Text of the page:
Adobo has evolved to be the de facto food ambassador for the Philippines for its sheer popularity. But Adobo did not sell well in our restaurant. It is often confused with the Spanish adobo from Cadiz and the Mexican adobo. Worse, the Philippine version comes in various forms using various ingredients that make it look and taste different every time. In promoting a dish to a worldwide audience, recipe consistency is key. It is what makes the dish recognizable and habit forming.

What sold well in our restaurant was Chicken Inasal, Pinakbet-Bagnet and Bicol Express because they were distinct and unlike anything they would find in other Asian restaurants.

As a side note, food historians agree that “sour” is the mother flavor of Filipino cuisine and that Sinigang, Paksiw and Kinilaw (all of which have a sour element) are dishes that are truly indigenous having neither Chinese, Spanish or Malay influence. Purists recommend that these dishes are more befitting food ambassadors for the Philippines. 

Appreciation of a foreign cuisine is not only about taste but more so about the unique experience it offers. Romanticizing food traditions is an effective way of selling a cuisine. This is the second lesson I learned.

The Japanese have succeeded in educating the world on how to mix wasabi to soy sauce before dipping uncooked seafood into it. The Vietnamese introduced the practice of mixing bundles of fresh herbs into soups and savory dishes. The Indians have taught us to scoop and swipe curries using nan bread.

Filipino cuisine offers its own unique experience. Dunking an entire stick of barbecue into a bottle of sauce, the boodle fight and serving dishes that need to be mixed by the diner (Pancit Luglug, Halo-Halo and Sisig) are scenes seen on a Filipino table. These practices add facets to the Filipino dining experience. It makes it more interesting, more fun.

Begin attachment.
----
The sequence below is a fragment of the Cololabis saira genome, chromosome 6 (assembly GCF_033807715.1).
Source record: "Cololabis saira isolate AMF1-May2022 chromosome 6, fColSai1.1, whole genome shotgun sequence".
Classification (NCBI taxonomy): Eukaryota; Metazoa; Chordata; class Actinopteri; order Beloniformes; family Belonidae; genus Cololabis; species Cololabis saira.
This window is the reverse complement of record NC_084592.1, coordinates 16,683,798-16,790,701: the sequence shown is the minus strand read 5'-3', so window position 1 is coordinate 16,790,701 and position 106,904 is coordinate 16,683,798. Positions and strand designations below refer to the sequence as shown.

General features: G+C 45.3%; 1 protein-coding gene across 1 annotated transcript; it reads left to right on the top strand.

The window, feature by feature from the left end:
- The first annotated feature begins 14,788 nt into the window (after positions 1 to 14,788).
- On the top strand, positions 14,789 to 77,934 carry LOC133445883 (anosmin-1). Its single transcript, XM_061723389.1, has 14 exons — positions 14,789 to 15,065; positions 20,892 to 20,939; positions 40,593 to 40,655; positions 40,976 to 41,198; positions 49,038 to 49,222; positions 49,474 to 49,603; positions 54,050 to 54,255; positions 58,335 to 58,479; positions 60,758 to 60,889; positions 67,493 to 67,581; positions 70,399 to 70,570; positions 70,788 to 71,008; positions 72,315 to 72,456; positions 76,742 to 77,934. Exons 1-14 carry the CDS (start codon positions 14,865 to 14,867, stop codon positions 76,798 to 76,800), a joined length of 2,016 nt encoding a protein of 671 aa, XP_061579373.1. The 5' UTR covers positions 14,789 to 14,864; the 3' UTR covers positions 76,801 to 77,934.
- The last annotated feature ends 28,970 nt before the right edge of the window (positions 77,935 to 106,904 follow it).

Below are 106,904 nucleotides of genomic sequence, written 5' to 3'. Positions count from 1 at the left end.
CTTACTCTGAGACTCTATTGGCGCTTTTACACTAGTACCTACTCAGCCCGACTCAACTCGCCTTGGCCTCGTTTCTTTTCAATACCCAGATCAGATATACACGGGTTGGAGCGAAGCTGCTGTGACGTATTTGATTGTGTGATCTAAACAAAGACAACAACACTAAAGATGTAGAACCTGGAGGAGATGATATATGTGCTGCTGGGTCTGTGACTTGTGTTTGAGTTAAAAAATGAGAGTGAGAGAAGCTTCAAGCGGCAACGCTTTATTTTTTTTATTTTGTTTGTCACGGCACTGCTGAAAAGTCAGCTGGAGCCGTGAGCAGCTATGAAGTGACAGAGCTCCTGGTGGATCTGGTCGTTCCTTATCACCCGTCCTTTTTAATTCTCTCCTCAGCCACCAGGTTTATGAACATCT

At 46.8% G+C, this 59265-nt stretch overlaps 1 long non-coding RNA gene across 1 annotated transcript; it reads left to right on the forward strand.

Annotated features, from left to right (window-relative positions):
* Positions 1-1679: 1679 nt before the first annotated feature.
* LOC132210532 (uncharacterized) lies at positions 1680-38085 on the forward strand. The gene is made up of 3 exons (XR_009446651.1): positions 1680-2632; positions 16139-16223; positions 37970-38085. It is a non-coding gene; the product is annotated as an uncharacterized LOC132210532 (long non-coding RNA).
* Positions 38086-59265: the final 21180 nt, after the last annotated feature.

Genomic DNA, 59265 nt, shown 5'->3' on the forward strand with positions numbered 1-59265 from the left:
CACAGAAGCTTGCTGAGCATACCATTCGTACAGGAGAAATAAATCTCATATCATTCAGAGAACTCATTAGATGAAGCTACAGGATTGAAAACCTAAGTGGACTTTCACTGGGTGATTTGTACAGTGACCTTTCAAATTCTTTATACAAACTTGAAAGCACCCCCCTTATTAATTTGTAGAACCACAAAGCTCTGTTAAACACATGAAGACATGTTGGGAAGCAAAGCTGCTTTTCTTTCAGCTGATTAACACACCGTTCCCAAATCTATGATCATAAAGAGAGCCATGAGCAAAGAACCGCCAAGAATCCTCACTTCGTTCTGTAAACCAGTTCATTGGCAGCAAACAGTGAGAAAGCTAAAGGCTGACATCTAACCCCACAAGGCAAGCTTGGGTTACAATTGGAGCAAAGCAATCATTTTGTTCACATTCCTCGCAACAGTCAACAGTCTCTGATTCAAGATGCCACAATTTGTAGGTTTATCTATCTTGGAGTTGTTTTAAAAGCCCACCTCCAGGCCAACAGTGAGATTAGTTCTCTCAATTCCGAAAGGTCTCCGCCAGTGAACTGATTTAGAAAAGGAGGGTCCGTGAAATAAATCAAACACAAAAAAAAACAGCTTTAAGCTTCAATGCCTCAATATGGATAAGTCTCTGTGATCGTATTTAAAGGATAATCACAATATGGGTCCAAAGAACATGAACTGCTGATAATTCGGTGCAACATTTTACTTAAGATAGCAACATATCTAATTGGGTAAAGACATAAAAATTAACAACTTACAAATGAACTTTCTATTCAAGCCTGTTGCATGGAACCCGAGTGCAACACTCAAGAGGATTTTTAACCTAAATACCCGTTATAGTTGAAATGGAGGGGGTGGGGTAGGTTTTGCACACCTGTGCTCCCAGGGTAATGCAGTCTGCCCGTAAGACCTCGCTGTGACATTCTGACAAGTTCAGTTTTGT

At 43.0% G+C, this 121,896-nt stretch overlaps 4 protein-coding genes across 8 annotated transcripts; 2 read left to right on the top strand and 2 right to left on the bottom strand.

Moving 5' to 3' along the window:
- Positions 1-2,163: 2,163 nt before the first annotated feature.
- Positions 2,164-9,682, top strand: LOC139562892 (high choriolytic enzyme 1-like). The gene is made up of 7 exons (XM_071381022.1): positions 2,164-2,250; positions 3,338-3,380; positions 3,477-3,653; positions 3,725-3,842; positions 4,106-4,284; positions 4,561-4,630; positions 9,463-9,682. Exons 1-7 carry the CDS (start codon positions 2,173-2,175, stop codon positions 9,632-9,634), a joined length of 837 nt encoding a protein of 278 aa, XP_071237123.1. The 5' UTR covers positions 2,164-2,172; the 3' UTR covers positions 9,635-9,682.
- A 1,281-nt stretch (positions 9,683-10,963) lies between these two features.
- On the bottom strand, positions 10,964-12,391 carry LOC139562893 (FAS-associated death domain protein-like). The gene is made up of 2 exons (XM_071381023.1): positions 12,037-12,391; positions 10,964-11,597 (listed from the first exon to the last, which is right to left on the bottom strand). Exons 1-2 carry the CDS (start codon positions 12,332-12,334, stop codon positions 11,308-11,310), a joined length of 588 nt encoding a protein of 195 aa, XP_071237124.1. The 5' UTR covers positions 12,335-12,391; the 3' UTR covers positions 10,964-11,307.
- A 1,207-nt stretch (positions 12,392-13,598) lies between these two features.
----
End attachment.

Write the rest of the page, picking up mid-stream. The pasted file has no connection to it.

In communicating the Filipino food narrative, we should remember that food traditions are just as important as the dish itself.

The third lesson learned is how to describe our cuisine to a market that has no idea what to expect of it. It is not enough to describe our food as “delicious” or one that utilizes ingredients from tropical Asia. The description must be its differentiator, just like Japanese cuisine is “umami”, Indian cuisine is “spice-heavy” and French cuisine is “dairy-rich” (buttery and/or creamy).

What differentiates Filipino cuisine is the use of flavor contrasts. This is a powerful selling point. Filipino gastronomy is among the few that mixes salty and sweet (Champorado at Tuyo, Humba, Tocino, Binagoongan) and salty and sour (Paksiw, Adobo and Sinigang)

The notion that our food is too brown, too oily or too salty to be palatable for the foreign palate is false. There are enough layers of interest to our cuisine to make it globally acceptable, if not favored.

It was good effort by the DOT and Jollibee. Moving forward, let us remember that an awareness campaign that provides context and differentiation is more powerful than awareness, per se. It will result to appreciation – and this is what we are going for.

DEPARTMENT OF TOURISM THE PINOY TABLE